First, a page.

I was driving home from running errands the other day when an ad came on the radio for seasonal beverages at the liquor store. Even though this is my third sober holiday season, I still notice signs of alcohol around every corner. The festive season seems to present an open invitation for alcohol companies to take their intensity to the next level. Honestly, I can see why it worked on me for so many years. The hype around alcohol made me feel like l was missing out if I didn’t have a drink in my hand. How do you “cheers” at Christmas dinner or on New Year’s Eve without a glass of wine or bubbly to mark the occasion?
Being able to celebrate special occasions with alcohol is as much a rite of passage as your first
legal drink at a bar. Growing up my parents let my brother and I taste small sips of wine and
beer, never anything major, and each and every time I hated it so much that I wouldn’t ask
again for a long time. Drinking wasn’t a part of my teenage years, aside from one infamous
house party (but I’ll save that story for another time). I don’t even remember whether alcohol
advertising was big in the 90s. I’m sure it was, but growing up in a home without cable tv
meant that I often missed out on the things my peers were seeing. But, somewhere along the
way drinking started to look more sophisticated, and I started to crave the confidence that
appeared to go hand in hand with drinking.
When I moved to England in my twenties I quickly assimilated their binge drinking culture. I
would spend every Christmas Eve down at the pub with my boyfriend at the time, and our
group of friends. Christmas was the one time of year when you could count on seeing people
you hadn’t seen all year, or possibly longer. Tray after tray of shots was passed around, glass
upon glass of champagne refilled. Christmas Day was often a blurry, hungover affair. I can
vividly remember being so hungover I was unable to stomach the beautiful roast lunch that my
boyfriend’s mother had made. But, much like with so many parts of the drinking culture,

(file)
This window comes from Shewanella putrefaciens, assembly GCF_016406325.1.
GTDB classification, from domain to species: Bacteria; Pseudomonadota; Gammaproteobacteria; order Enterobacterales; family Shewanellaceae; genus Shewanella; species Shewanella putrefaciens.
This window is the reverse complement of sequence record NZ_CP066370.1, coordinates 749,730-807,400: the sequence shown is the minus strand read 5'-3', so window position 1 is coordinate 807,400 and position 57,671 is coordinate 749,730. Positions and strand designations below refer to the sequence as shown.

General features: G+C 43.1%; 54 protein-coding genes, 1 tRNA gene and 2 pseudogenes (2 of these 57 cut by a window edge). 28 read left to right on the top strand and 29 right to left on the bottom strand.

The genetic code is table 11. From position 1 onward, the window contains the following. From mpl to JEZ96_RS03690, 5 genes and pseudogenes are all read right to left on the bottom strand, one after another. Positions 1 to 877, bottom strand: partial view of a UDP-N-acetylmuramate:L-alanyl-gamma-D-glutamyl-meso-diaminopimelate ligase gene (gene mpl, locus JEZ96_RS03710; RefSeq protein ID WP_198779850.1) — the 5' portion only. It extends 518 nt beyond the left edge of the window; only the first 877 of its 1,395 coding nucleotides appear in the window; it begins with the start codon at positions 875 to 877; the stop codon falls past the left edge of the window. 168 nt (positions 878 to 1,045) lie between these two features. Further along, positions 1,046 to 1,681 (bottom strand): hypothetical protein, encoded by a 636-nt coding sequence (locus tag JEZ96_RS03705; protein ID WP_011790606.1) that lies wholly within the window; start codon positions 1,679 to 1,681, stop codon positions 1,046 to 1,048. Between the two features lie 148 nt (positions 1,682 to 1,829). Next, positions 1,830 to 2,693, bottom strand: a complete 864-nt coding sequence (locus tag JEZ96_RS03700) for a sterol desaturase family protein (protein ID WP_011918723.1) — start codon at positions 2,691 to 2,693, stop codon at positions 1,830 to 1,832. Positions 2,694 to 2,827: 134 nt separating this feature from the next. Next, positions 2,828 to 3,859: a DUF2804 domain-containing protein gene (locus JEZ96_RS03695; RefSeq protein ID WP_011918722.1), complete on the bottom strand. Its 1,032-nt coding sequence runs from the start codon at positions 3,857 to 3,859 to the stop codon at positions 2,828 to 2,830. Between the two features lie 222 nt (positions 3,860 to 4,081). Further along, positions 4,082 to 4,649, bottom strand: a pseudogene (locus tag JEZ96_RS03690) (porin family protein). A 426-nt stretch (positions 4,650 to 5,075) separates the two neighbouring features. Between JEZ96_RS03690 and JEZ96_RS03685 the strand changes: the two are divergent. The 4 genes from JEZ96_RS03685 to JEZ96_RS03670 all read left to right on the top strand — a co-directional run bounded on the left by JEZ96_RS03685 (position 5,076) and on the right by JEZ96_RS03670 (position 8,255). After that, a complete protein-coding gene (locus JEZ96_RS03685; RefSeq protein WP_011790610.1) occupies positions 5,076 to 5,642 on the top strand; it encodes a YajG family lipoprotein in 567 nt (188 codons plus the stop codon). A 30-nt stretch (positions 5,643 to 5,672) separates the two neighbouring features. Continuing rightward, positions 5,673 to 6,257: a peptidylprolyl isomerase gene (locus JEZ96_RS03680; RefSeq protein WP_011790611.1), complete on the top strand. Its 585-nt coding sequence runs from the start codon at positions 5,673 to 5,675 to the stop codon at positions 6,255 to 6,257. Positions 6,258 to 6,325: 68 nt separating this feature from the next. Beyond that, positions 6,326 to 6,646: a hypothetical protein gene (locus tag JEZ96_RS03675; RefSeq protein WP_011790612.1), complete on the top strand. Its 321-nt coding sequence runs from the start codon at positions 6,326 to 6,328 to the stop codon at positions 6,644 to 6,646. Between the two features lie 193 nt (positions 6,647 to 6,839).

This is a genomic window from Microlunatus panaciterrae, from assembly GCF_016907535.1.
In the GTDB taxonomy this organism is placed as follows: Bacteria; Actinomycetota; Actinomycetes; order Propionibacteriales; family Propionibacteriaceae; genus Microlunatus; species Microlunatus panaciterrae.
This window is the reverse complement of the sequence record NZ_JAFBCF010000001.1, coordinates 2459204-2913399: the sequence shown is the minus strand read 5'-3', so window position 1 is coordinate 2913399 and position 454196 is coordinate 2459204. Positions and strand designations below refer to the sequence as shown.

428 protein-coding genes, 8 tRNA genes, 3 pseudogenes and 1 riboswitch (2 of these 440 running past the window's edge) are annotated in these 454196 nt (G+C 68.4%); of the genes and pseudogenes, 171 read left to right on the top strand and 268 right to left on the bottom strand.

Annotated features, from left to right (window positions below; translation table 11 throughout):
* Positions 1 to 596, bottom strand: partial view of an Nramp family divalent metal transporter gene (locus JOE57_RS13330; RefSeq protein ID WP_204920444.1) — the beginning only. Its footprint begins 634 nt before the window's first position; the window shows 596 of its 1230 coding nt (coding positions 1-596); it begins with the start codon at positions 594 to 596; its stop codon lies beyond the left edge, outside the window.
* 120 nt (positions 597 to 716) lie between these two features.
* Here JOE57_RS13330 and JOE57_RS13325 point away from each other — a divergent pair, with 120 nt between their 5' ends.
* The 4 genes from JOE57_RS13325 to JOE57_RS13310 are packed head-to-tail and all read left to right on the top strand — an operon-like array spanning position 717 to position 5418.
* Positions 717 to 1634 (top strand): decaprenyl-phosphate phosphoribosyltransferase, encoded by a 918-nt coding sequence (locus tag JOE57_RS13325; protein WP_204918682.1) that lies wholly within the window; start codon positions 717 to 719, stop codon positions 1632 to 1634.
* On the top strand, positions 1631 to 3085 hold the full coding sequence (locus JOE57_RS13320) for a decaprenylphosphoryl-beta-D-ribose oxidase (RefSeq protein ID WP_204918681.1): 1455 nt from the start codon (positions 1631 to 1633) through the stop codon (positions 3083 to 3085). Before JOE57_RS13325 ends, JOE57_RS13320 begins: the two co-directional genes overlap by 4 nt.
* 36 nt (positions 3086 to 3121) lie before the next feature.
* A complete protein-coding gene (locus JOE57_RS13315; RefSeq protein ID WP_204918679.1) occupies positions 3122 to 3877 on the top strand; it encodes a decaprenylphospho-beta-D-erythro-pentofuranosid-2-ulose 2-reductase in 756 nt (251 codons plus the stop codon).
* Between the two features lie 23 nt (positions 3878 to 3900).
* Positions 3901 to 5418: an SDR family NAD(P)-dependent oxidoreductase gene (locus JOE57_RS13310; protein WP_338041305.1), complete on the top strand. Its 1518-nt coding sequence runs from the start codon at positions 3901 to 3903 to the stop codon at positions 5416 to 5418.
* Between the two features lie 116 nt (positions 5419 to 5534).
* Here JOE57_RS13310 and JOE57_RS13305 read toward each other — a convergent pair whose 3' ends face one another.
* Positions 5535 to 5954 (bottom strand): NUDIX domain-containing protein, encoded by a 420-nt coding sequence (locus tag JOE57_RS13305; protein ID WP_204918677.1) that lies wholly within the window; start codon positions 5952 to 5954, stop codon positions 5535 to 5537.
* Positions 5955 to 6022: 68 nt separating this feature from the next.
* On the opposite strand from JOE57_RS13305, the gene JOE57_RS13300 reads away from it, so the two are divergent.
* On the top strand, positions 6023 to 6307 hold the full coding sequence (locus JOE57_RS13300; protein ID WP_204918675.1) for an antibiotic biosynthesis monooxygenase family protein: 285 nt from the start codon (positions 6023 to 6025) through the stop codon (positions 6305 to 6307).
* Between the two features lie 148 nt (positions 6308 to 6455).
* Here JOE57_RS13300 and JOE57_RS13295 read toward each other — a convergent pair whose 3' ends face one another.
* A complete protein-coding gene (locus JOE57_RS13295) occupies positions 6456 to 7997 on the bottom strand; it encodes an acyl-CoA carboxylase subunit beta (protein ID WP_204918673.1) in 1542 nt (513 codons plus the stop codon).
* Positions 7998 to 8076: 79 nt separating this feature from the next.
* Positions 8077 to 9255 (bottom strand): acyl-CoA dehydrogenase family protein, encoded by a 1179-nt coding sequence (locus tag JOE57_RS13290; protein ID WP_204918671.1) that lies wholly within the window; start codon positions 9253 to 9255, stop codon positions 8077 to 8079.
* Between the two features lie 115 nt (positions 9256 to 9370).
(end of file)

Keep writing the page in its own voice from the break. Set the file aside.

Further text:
Christmas Day hangovers were not only accepted but often joked about in a casual manner.
My first sober holiday season came just shy of two months into my alcohol-free journey. My
daughter and I immigrated from Canada to the U.S. on December 15th, 2020 and life was
hectic as we got settled into our new lifestyle. In my former life finding the nearest liquor
store was one of my first concerns whenever I happened to find myself in a new place.
I would have certainly already googled every liquor store in a 15-mile radius, making sure I
knew their location and store hours. I would have found any excuse to pick up some booze and
tack it onto the weekly grocery bill. I would have made my husband go out of his way to take
me somewhere I could replenish my stock. It was an exhausting way to live. Even in my
fledgling sobriety, I felt proud knowing that I wouldn’t be spending another holiday season
chained to alcohol.
Hearing that ad the other day made me realize how irrelevant alcohol is to me now. Sure, I
share openly about my experience with addiction, and doing so helps me as much as it helps
others. But I don’t feel even the slightest twinge of envy or sadness as I drive by the liquor
store, most of the time I don’t even notice it. What I felt the other day was an overwhelming
sense of gratitude for the freedom I have created in sobriety. Letting go of alcohol made space
for so many more meaningful things in my life, including making new family Christmas
traditions! I’m excited to see what this Christmas brings and I can’t wait to take you along for
You can find Kezia on Instagram@thesoberelephantchronicles Instagram Link where she offers daily sobriety support, motivation, and inspiration. She has been sober since November 1st, 2020.
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